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MEPS prepress abstract   -  DOI:

Climate variation and anchovy recruitment in the California Current: a cause-and-effect analysis of an end-to-end model simulation

D. V. Politikos*, K. A. Rose, E. N. Curchitser, D. M. Checkley Jr, R. R. Rykaczewski, J. Fiechter

*Corresponding author:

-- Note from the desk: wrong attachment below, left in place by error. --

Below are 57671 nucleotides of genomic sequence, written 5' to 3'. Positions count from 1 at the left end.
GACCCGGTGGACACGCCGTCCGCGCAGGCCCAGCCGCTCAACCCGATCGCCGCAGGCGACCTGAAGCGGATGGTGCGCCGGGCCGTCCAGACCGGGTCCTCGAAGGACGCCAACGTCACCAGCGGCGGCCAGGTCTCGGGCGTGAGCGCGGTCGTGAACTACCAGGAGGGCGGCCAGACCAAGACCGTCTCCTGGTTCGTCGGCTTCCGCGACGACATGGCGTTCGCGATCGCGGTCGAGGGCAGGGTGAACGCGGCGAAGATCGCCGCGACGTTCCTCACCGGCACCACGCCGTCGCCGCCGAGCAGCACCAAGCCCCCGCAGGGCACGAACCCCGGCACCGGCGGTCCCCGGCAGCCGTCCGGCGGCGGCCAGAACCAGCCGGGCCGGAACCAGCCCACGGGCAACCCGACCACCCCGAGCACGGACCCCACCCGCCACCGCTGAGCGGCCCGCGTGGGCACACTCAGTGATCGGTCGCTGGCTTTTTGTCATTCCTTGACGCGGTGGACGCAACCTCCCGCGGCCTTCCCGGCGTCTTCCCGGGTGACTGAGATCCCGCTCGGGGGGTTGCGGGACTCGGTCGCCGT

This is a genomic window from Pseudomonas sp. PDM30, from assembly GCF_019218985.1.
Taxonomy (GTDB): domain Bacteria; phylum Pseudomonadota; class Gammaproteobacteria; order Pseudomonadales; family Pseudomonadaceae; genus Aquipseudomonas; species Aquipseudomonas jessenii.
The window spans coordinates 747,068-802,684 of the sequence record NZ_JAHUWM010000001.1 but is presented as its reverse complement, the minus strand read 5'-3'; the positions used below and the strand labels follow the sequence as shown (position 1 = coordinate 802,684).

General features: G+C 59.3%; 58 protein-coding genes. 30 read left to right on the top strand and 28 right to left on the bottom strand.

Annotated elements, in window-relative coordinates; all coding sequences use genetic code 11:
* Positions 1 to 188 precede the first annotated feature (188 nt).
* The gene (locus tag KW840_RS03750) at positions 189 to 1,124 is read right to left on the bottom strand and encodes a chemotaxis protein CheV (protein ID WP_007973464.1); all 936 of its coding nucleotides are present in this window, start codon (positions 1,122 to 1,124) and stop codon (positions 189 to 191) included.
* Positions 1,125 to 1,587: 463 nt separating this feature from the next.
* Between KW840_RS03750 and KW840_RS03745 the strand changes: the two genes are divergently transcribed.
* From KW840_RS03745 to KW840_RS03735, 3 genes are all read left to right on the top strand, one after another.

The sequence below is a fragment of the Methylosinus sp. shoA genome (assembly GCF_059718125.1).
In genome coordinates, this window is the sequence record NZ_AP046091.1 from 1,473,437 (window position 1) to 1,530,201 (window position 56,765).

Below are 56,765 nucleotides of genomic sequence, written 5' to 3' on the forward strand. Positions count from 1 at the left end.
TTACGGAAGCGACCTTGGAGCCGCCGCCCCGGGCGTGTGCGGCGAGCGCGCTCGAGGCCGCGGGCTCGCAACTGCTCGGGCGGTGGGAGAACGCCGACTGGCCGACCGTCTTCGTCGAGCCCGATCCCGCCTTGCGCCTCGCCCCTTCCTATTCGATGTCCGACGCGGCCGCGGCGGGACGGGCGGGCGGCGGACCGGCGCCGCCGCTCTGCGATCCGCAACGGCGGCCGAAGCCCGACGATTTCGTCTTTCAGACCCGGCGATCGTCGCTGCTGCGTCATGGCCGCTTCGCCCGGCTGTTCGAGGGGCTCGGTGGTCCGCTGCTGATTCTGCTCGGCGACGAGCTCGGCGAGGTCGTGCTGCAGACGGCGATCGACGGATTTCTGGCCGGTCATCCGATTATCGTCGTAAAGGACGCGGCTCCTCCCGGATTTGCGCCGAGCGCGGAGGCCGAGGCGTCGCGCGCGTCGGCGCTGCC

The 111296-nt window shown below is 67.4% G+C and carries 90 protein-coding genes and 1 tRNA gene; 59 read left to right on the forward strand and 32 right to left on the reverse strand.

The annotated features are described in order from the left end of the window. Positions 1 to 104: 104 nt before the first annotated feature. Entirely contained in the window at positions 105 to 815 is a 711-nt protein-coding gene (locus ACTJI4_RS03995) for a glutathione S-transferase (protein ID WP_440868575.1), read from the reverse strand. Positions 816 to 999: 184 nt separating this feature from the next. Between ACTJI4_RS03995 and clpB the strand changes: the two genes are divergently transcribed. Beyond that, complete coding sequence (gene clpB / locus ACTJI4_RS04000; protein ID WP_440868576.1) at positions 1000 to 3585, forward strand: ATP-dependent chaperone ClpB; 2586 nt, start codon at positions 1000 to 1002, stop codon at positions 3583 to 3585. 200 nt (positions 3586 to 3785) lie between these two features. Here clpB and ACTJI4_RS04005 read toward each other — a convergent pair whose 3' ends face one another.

ABSTRACT: Interannual and regime (decadal) scale changes in climate affect the spatial distribution and productivity of marine fish species in numerous ecosystems. We analyzed a historical simulation (1965–2000) from an end-to-end ecosystem model of anchovy population dynamics for the California Current System to untangle the effects of warm versus cool conditions on recruitment. A 3-dimensional coupled hydrodynamic-NPZD (nitrogen-phytoplankton-zooplankton-detritus) model (ROMS-NEMURO) provided the physical conditions (circulation, temperature) and 3 zooplankton concentrations as inputs to an anchovy full life cycle individual-based model (IBM). Our analysis was focused on isolating the effects of the well-documented El Niño Southern Oscillation (ENSO) signal and 3 climate regimes on spawning habitat, development and survival of eggs and yolk-sac larvae, growth and survival of larvae and juveniles, and ultimately recruitment of anchovy. The major drivers of lowered recruitment success in warm years and in warmer regimes were reduced survival and growth rates of eggs and larvae that resulted from the poleward shift of adults in response to warmer temperatures prior to spawning. Three model-data comparisons showed the model deviated from empirically derived values of annual recruitment success but agreed with data for annual mean latitude of eggs and predicted larval consumption rates versus measured zooplankton concentrations. More effort is needed to improve certain biological aspects of the IBM so that it can replicate estimated recruitment fluctuations. Overall, the altered responses of anchovy to changing climate in the California Current domain illustrated the benefit of the present mechanistic approach to infer how anchovy may respond under future ecosystem conditions.